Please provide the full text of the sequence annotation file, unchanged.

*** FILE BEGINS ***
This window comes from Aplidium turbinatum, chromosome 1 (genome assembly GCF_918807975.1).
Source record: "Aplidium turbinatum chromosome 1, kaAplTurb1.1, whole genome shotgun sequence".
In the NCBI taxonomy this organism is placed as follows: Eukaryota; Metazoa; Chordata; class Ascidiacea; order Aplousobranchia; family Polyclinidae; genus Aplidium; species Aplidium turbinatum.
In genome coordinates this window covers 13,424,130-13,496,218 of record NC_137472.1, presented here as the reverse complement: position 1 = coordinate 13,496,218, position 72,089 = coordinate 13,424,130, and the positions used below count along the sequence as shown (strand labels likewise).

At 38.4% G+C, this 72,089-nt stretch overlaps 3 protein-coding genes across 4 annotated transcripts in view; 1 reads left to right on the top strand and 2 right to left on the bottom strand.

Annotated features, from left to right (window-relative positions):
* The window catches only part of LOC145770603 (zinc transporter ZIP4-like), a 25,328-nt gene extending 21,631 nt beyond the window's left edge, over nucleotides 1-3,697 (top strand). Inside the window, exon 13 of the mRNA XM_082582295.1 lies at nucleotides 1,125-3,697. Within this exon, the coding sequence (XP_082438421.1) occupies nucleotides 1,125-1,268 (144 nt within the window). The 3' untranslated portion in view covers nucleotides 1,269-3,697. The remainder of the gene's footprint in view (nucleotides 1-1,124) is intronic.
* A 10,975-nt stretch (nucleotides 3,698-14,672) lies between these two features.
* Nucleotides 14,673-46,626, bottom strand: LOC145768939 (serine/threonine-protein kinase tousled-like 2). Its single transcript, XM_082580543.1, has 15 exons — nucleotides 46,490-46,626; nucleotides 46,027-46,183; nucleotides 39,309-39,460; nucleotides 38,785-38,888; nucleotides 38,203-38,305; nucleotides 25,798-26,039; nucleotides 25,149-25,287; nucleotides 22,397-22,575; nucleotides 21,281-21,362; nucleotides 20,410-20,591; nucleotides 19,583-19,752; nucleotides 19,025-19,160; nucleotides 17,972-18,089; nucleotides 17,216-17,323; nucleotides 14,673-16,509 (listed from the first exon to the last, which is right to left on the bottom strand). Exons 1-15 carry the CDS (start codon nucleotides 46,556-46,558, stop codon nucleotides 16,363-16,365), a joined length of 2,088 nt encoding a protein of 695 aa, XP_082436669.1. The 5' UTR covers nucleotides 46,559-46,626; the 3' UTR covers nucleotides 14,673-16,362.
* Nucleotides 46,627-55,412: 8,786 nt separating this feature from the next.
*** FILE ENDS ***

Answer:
This window comes from Aplidium turbinatum, chromosome 1 (genome assembly GCF_918807975.1).
Source record: "Aplidium turbinatum chromosome 1, kaAplTurb1.1, whole genome shotgun sequence".
In the NCBI taxonomy this organism is placed as follows: Eukaryota; Metazoa; Chordata; class Ascidiacea; order Aplousobranchia; family Polyclinidae; genus Aplidium; species Aplidium turbinatum.
In genome coordinates this window covers 13,424,130-13,496,218 of record NC_137472.1, presented here as the reverse complement: position 1 = coordinate 13,496,218, position 72,089 = coordinate 13,424,130, and the positions used below count along the sequence as shown (strand labels likewise).

At 38.4% G+C, this 72,089-nt stretch overlaps 3 protein-coding genes across 4 annotated transcripts in view; 1 reads left to right on the top strand and 2 right to left on the bottom strand.

Annotated features, from left to right (window-relative positions):
* The window catches only part of LOC145770603 (zinc transporter ZIP4-like), a 25,328-nt gene extending 21,631 nt beyond the window's left edge, over nucleotides 1-3,697 (top strand). Inside the window, exon 13 of the mRNA XM_082582295.1 lies at nucleotides 1,125-3,697. Within this exon, the coding sequence (XP_082438421.1) occupies nucleotides 1,125-1,268 (144 nt within the window). The 3' untranslated portion in view covers nucleotides 1,269-3,697. The remainder of the gene's footprint in view (nucleotides 1-1,124) is intronic.
* A 10,975-nt stretch (nucleotides 3,698-14,672) lies between these two features.
* Nucleotides 14,673-46,626, bottom strand: LOC145768939 (serine/threonine-protein kinase tousled-like 2). Its single transcript, XM_082580543.1, has 15 exons — nucleotides 46,490-46,626; nucleotides 46,027-46,183; nucleotides 39,309-39,460; nucleotides 38,785-38,888; nucleotides 38,203-38,305; nucleotides 25,798-26,039; nucleotides 25,149-25,287; nucleotides 22,397-22,575; nucleotides 21,281-21,362; nucleotides 20,410-20,591; nucleotides 19,583-19,752; nucleotides 19,025-19,160; nucleotides 17,972-18,089; nucleotides 17,216-17,323; nucleotides 14,673-16,509 (listed from the first exon to the last, which is right to left on the bottom strand). Exons 1-15 carry the CDS (start codon nucleotides 46,556-46,558, stop codon nucleotides 16,363-16,365), a joined length of 2,088 nt encoding a protein of 695 aa, XP_082436669.1. The 5' UTR covers nucleotides 46,559-46,626; the 3' UTR covers nucleotides 14,673-16,362.
* Nucleotides 46,627-55,412: 8,786 nt separating this feature from the next.